We all deserve respect, but consider the support staff each and every day, because they have to clean up some of the nastiest messes without complaint; help field phone calls for you; help when you're suddenly very ill and you can't get a substitute on your own...and if you're sweet to them from the start, they will respect you, too, and truly help you in ways you didn't realize you'd need it.

Don't be afraid to ask for help
When you're new it's hard to know whom to go to for help. But just reach out to anyone and someone will be there to help you.

Need help organizing your room? With lesson planning? With modeling a new strategy with your class? Reach out to colleagues on your team (if you have one), or utilize specialists in your school (literacy specialist, math coach, counselor, etc) to help you. And don't be afraid to ask your principal. If it's your first year, or you're in a new school, the principal won't expect you to know everything. Remember that adage we learned years ago: "The only dumb question is the one not asked."

Get a mentor even if your district doesn't provide one
During my first couple years of teaching, our district provided mentors in a comprehensive program for us new teachers. It was outstanding. However, I realize that not every district offers mentoring programs such as this. Or..even if it does provide new teachers with mentors, many new teachers report that their mentor barely touched base with them all school year. So..if that's the case, find a mentor!

How does one go about this? Is there a teacher on your team or in your school that you admire? You kind of get to know teachers that teach well after you've attended a few meetings and gathered the culture of the school. If there's a teacher like that, ask if they might mentor you. Then follow-up with scheduling a time to talk with them, meet with them and to discuss best practices. If you have planning periods, try to observe your mentor teacher teaching. This really will help you to grow and develop as a first-year teacher.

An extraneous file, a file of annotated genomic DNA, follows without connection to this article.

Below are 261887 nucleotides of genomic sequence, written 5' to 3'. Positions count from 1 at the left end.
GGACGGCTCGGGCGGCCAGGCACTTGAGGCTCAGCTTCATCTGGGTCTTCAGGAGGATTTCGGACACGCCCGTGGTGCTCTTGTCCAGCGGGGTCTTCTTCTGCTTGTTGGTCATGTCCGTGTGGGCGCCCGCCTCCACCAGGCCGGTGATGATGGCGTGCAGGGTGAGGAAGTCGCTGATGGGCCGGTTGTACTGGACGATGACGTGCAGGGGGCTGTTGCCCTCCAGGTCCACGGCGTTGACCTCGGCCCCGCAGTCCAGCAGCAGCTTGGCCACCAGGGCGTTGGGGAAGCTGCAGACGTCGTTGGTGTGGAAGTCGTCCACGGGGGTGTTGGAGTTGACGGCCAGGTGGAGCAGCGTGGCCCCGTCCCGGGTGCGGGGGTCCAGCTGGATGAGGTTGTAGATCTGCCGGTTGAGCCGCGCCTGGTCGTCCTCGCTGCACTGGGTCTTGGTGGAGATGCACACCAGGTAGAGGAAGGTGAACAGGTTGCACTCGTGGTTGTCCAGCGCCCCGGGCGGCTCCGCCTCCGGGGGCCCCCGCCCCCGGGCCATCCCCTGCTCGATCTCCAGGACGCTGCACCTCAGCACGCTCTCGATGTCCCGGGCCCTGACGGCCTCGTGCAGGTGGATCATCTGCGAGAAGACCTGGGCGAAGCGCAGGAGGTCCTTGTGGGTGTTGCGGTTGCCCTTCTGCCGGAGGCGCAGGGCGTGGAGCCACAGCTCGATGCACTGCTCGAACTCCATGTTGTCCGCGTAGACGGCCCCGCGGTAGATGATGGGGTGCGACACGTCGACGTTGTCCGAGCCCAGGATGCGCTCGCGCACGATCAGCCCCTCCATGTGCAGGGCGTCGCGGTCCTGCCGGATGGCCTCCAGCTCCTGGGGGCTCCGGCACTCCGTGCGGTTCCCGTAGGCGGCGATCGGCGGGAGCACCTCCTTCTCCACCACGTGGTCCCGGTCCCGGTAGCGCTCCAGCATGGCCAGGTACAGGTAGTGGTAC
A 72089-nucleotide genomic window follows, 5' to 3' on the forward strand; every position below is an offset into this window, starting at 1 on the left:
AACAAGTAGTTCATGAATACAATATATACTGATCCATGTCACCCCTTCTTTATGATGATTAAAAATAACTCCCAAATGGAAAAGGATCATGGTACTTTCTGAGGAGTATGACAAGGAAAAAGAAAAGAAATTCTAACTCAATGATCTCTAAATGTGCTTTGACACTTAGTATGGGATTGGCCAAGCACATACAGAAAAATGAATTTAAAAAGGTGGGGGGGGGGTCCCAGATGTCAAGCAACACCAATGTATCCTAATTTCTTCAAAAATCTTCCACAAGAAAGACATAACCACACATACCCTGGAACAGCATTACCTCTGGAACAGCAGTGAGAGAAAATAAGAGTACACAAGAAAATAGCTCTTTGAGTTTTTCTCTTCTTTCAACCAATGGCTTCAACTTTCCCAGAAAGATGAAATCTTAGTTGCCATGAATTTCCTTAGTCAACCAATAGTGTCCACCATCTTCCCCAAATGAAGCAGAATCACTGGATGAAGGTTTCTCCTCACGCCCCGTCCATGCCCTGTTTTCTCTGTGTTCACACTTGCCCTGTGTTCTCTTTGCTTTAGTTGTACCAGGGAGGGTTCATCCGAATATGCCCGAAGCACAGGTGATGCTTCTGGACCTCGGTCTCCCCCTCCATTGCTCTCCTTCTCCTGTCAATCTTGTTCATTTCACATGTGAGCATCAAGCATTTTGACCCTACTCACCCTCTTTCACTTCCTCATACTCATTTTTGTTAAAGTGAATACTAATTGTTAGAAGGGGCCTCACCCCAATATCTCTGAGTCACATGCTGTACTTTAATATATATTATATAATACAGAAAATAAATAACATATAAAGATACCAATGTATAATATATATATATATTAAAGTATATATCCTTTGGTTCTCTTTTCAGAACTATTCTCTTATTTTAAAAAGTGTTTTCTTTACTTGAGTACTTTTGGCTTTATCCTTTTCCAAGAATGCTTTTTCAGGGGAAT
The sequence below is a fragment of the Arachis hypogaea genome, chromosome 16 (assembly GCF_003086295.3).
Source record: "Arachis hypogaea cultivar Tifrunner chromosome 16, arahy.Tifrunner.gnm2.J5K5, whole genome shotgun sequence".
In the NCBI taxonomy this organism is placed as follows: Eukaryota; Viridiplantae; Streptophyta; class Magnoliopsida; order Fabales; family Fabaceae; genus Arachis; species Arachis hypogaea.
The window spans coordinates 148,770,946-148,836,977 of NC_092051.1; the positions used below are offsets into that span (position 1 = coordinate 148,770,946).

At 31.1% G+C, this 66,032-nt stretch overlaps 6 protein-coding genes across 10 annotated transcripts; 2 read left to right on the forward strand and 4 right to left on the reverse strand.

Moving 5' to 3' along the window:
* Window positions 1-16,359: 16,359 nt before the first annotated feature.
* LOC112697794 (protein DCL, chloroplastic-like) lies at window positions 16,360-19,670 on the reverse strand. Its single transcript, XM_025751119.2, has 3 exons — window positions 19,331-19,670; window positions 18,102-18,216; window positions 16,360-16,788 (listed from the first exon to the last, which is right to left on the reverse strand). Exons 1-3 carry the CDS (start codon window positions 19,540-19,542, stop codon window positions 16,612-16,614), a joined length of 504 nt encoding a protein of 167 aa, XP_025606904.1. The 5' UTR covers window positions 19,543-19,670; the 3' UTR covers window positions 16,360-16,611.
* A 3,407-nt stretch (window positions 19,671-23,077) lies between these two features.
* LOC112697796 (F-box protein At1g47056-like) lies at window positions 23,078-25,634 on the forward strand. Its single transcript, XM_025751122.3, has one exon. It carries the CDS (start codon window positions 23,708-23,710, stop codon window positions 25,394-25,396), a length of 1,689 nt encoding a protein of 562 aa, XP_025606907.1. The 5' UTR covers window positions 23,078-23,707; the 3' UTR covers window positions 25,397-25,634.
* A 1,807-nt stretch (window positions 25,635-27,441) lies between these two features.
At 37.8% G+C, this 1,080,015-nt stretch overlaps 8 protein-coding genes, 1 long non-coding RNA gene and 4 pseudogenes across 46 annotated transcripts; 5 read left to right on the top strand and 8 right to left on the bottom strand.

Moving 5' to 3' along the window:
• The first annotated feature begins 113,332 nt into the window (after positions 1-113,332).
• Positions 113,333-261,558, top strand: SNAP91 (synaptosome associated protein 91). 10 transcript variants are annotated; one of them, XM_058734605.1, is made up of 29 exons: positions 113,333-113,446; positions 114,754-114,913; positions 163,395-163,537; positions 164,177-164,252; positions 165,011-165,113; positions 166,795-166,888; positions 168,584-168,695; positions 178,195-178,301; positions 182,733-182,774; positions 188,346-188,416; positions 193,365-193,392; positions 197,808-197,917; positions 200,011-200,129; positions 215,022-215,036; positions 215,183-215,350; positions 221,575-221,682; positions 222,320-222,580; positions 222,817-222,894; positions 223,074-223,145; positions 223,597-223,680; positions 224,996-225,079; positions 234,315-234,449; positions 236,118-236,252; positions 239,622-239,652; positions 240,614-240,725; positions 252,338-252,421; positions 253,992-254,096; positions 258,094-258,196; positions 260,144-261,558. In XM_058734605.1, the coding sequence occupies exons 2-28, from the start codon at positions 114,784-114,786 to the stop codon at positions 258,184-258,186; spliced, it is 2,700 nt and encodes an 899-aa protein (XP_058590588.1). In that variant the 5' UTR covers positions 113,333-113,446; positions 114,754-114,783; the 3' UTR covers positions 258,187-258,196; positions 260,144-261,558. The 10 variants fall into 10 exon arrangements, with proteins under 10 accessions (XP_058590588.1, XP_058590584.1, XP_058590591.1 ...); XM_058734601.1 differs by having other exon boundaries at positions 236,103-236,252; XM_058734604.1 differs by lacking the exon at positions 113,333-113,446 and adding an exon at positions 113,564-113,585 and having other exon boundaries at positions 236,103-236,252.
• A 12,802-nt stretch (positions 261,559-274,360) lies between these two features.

Find your marigold
Okay, I didn't make this one up completely; a couple of months ago I found an amazing article about the importance of new teachers finding a positive, supportive colleague with whom to connect. These teachers are teachers you can ask questions (i.e. an email the principal sent out was confusing or vague); vent to (you have a completely unsupportive parent and you need advice); go to if you're having a rough day. The wonderful thing about "marigolds" is that they want you to be a better teacher and person. They don't drag you down and they don't get caught up in the negative school culture. They will help you thrive, enjoy your job, and reach your potential.

Sometimes marigolds are mentors, but sometimes they are just a special person with whom you connect at your school.

Take time to reflect
No teacher is perfect. I know it may surprise you with all the amazing teacher stuff you see on Pinterest, but let's be real. Every teacher has a lesson that flops. Or a day where the kiddos can't seem to settle down and work. Or several days with a problem student. That's life in the classroom. The important part is to reflect.

When we reflect, we become better. Reflecting on a lesson, a student, your day, your week can help you to think about what you didn't like about it or what the situation was, and how you can improve or try something new tomorrow.

How should you reflect? Whatever works for you - exercise (this worked wonders for me, as mentioned above), meditation, journaling, blogging, talking with a mentor or marigold teacher...any of these methods can be very helpful and healthy ways to reflect. Edutopia offers some other helpful ideas, too. In the end, you should have a fresh perspective and some ideas to try.

Don't give up
The first year is filled with so many challenges. You may feel like giving up sometimes. But don't do it. Keep trying. Keep doing your best everyday. Look at your kiddos in the eyes and know you are making a difference each day. Keep on keeping on!